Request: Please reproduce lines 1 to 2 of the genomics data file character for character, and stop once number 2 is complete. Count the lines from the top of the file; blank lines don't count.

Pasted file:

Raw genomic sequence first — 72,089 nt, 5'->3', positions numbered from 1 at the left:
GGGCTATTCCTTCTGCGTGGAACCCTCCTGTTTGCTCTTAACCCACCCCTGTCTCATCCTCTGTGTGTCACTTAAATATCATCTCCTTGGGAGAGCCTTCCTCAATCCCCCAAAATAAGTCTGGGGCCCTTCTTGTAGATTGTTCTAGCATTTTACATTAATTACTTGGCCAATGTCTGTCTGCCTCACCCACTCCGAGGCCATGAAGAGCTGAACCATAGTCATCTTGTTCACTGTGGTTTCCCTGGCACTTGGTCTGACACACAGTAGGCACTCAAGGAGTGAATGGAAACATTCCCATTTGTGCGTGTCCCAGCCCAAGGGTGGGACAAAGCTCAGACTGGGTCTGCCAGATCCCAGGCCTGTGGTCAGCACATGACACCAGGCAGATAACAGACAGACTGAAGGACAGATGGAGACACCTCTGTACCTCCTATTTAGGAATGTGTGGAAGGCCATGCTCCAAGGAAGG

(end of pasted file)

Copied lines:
Raw genomic sequence first — 72,089 nt, 5'->3', positions numbered from 1 at the left:
GGGCTATTCCTTCTGCGTGGAACCCTCCTGTTTGCTCTTAACCCACCCCTGTCTCATCCTCTGTGTGTCACTTAAATATCATCTCCTTGGGAGAGCCTTCCTCAATCCCCCAAAATAAGTCTGGGGCCCTTCTTGTAGATTGTTCTAGCATTTTACATTAATTACTTGGCCAATGTCTGTCTGCCTCACCCACTCCGAGGCCATGAAGAGCTGAACCATAGTCATCTTGTTCACTGTGGTTTCCCTGGCACTTGGTCTGACACACAGTAGGCACTCAAGGAGTGAATGGAAACATTCCCATTTGTGCGTGTCCCAGCCCAAGGGTGGGACAAAGCTCAGACTGGGTCTGCCAGATCCCAGGCCTGTGGTCAGCACATGACACCAGGCAGATAACAGACAGACTGAAGGACAGATGGAGACACCTCTGTACCTCCTATTTAGGAATGTGTGGAAGGCCATGCTCCAAGGAAGG